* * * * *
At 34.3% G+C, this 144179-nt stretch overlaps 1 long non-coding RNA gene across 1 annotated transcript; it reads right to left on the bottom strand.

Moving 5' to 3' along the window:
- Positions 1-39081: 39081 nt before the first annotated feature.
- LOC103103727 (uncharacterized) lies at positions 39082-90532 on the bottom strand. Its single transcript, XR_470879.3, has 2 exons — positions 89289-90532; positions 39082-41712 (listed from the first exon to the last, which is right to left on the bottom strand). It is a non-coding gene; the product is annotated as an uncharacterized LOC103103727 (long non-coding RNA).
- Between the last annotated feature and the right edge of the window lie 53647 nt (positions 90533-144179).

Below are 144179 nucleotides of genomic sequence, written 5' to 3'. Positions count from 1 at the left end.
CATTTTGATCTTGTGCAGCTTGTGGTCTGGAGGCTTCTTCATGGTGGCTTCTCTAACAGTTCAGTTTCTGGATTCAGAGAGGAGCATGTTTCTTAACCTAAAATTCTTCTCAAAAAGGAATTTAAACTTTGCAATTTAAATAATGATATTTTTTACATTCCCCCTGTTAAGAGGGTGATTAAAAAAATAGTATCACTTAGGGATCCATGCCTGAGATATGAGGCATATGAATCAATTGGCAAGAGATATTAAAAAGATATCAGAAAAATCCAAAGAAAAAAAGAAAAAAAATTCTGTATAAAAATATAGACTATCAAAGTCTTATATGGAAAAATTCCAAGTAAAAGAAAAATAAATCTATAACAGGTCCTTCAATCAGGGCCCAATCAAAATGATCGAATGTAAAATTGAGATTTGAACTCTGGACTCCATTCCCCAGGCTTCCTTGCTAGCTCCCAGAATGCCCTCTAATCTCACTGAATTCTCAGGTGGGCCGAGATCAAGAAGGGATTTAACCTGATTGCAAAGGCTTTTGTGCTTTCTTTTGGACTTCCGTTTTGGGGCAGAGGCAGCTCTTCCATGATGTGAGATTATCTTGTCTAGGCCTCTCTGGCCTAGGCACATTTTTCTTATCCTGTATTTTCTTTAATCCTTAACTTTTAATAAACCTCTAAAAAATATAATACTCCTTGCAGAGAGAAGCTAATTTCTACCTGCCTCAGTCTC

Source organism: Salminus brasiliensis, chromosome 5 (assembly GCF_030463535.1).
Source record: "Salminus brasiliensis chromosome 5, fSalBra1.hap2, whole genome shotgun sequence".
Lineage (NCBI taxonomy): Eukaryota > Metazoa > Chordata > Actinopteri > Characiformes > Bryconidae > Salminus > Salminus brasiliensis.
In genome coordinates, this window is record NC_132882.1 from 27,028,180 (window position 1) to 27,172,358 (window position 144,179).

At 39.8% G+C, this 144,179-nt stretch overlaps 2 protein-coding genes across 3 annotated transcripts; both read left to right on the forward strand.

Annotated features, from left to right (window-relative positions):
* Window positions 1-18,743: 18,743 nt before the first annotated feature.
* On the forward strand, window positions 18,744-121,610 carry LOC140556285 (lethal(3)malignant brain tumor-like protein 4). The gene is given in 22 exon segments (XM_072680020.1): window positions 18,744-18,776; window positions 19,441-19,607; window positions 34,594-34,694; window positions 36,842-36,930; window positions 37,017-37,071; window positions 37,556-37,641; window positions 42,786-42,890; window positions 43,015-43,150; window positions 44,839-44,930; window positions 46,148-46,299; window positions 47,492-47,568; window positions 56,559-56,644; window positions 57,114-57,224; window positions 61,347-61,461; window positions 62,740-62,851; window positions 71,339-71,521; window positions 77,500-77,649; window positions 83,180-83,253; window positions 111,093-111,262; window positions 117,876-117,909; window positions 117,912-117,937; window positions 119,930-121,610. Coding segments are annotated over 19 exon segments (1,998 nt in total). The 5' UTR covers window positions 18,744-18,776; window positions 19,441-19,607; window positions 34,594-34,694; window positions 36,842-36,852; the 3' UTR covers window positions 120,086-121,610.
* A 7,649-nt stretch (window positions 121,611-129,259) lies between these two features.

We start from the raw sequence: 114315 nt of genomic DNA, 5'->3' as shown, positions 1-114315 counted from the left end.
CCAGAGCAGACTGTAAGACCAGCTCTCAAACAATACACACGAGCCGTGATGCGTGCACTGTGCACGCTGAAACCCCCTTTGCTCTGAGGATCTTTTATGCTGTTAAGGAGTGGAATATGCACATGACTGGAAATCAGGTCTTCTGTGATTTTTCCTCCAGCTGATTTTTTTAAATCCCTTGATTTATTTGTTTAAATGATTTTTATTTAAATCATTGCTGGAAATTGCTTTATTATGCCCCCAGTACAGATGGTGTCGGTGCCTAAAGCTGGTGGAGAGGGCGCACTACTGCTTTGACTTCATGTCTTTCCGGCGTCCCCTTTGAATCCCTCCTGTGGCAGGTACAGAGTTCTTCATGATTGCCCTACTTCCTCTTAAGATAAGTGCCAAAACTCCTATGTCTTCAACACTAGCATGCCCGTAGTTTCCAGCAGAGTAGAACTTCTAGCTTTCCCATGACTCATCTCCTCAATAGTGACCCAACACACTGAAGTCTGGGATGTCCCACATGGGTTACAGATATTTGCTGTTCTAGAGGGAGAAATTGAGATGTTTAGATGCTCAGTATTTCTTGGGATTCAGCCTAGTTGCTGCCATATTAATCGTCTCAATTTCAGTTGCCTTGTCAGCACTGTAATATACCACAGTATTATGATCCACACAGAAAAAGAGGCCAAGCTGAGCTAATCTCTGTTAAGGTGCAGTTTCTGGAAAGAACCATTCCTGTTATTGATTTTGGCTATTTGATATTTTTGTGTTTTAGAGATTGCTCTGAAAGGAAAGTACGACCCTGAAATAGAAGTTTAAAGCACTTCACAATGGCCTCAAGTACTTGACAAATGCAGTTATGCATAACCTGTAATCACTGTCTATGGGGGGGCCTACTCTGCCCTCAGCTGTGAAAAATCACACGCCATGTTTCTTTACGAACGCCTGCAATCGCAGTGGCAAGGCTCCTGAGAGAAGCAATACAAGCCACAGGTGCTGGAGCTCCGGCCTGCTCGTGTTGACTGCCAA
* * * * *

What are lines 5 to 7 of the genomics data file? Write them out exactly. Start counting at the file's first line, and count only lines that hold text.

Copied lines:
- Between the last annotated feature and the right edge of the window lie 53647 nt (positions 90533-144179).

Below are 144179 nucleotides of genomic sequence, written 5' to 3'. Positions count from 1 at the left end.
CATTTTGATCTTGTGCAGCTTGTGGTCTGGAGGCTTCTTCATGGTGGCTTCTCTAACAGTTCAGTTTCTGGATTCAGAGAGGAGCATGTTTCTTAACCTAAAATTCTTCTCAAAAAGGAATTTAAACTTTGCAATTTAAATAATGATATTTTTTACATTCCCCCTGTTAAGAGGGTGATTAAAAAAATAGTATCACTTAGGGATCCATGCCTGAGATATGAGGCATATGAATCAATTGGCAAGAGATATTAAAAAGATATCAGAAAAATCCAAAGAAAAAAAGAAAAAAAATTCTGTATAAAAATATAGACTATCAAAGTCTTATATGGAAAAATTCCAAGTAAAAGAAAAATAAATCTATAACAGGTCCTTCAATCAGGGCCCAATCAAAATGATCGAATGTAAAATTGAGATTTGAACTCTGGACTCCATTCCCCAGGCTTCCTTGCTAGCTCCCAGAATGCCCTCTAATCTCACTGAATTCTCAGGTGGGCCGAGATCAAGAAGGGATTTAACCTGATTGCAAAGGCTTTTGTGCTTTCTTTTGGACTTCCGTTTTGGGGCAGAGGCAGCTCTTCCATGATGTGAGATTATCTTGTCTAGGCCTCTCTGGCCTAGGCACATTTTTCTTATCCTGTATTTTCTTTAATCCTTAACTTTTAATAAACCTCTAAAAAATATAATACTCCTTGCAGAGAGAAGCTAATTTCTACCTGCCTCAGTCTC